The usual claque of critics could be heard jeering at Bombardier’s “sale” of 50.01 per cent of its CSeries passenger jet project to Airbus, its European aerospace rival.
Some found fault with the sale price — zero — for a majority interest in a plane that has cost US$6 billion (so far) to develop, a third of it public money. Others grumbled at the resulting dilution of the government of Quebec’s stake in the CSeries Aircraft Limited Partnership (CSALP), from 49.5 per cent when purchased for US$1 billion two years ago, to just 19 per cent today. (Bombardier holds the remaining 31 per cent.)
Still others pointed out the deal means a shift of final assembly of the planes, at least for the U.S. market, to Airbus’s new plant in Alabama. Perhaps this will allow the planes to escape the 300 per cent duties the U.S. Commerce Department was otherwise prepared to impose on them; perhaps not. Perhaps Airbus will continue making planes for other buyers at Bombardier’s plant in Mirabel, Que.; perhaps over time it will prefer to centralize production in non-union Alabama. Assuming there are other buyers.
What these naysayers overlook is how neatly the deal fits with the business strategy the company has been pursuing all along. It is, after all, a fairly straightforward step from selling planes for less than they cost to make — in effect, giving away half of every plane — to giving away half of the equity in the planes. And whatever else may have changed as a result of the deal, the basic elements of the Bombardier business model — sucking subsidies from the government — have not. The CSeries will be controlled in Europe, it will be built in Alabama, but it will still be subsidized in Canada.
Indeed, it’s not quite right to say that Airbus is getting its stake for free. In fact Bombardier is paying it to take it (much as Bombardier was effectively paid to buy De Havilland and Canadair, decades ago). Not only is Airbus paying no cash and assuming no debt, but Bombardier will remain on the hook for any future losses on the project, up to US$700 million. In addition, Airbus receives warrants to buy 100 million subordinate voting shares in Bombardier at the price they were trading at last week; those shares are already worth almost 20 per cent more than that.
Still, if the point of bailing out Bombardier so often, at so great expense, was supposed to be to save jobs in Quebec, it’s a little galling to see Canadian public dollars now being used to create jobs in Alabama. (Which raises a question: what happens if Airbus sells the planes made there to Air Canada? Would we be obliged to levy a duty on it, as a countervail to our own subsidies?) Supposedly the federal government is going to attach conditions to the transaction requiring Airbus to maintain current levels of employment in Canada, but how binding can these be, really? What leverage does it have? If the deal doesn’t go ahead, Bombardier goes under: that much is clear, weighed down as it is not only by the U.S. tariffs but its own uncertain prospects, so far as these feed perceptions it will not be able to deliver the CSeries. In which case no jobs are saved.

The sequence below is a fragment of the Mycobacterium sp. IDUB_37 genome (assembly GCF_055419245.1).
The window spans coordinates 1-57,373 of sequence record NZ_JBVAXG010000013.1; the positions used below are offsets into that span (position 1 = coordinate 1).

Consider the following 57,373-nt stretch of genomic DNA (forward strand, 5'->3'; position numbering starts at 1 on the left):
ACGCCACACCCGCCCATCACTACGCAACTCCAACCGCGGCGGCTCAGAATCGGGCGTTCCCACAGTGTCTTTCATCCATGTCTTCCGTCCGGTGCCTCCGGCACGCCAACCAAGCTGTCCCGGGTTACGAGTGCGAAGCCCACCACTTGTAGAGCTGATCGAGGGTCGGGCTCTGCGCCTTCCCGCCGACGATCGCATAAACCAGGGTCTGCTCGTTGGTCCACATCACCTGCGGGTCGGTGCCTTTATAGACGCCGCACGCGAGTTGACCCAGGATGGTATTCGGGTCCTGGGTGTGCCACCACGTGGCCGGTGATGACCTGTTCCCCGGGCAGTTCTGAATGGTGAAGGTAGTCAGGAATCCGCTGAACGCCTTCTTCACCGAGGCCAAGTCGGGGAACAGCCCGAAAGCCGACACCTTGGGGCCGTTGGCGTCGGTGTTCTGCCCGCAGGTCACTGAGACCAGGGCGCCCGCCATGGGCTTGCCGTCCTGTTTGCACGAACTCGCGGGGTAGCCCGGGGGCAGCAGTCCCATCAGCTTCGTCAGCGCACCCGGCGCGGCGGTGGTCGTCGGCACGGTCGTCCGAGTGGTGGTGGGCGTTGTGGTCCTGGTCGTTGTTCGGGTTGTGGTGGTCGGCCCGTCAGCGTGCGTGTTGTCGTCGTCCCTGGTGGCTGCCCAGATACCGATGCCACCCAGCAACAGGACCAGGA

Even if the constraint were binding — that is, if Airbus could be cajoled into employing more Canadians than it would have done otherwise — that takes care of this year. What happens if, a year from now, Airbus decides it cannot afford to live up to its commitment? How will the government punish it then, the deal having already gone through? In reality, its only option would be to offer still more subsidy. As with the auto industry, the company’s Canadian workforce would essentially become hostages, to be ransomed in periodic installments.
Not only is Airbus paying no cash and assuming no debt for its share in the CSeries program, but Bombardier will remain on the hook for any future losses on the project, up to US$700 million.
None of which is to say the deal should not go through, or is not the best the company could have arranged under the circumstances. It is the circumstances that are outrageous. Bombardier was built with subsidy, and is vastly larger than it would have been without it. If much of the world’s aerospace industry was as well, all the more reason to stay out of a game we can’t possibly win, even if we were allowed to play it. Yet it bet the company on the CSeries, and governments in Ottawa and Quebec City bet billions it could be bailed out without inviting some form of retaliation abroad, whether countervailing duties or offsetting subsidies.
All the Airbus deal has done is crystallize past folly. It’s obviously a great deal for Airbus. And it’s better than nothing, for Bombardier. But is it for the taxpayer, or the Canadian economy? It’s true that 50 per cent of some sales is better than 100 per cent of no sales (or as Quebec Premier Philippe Couillard put it, “selling planes makes money, not selling planes makes no money”). But so far as the planes sell for less than they cost to make, the least-cost option is not to make them at all.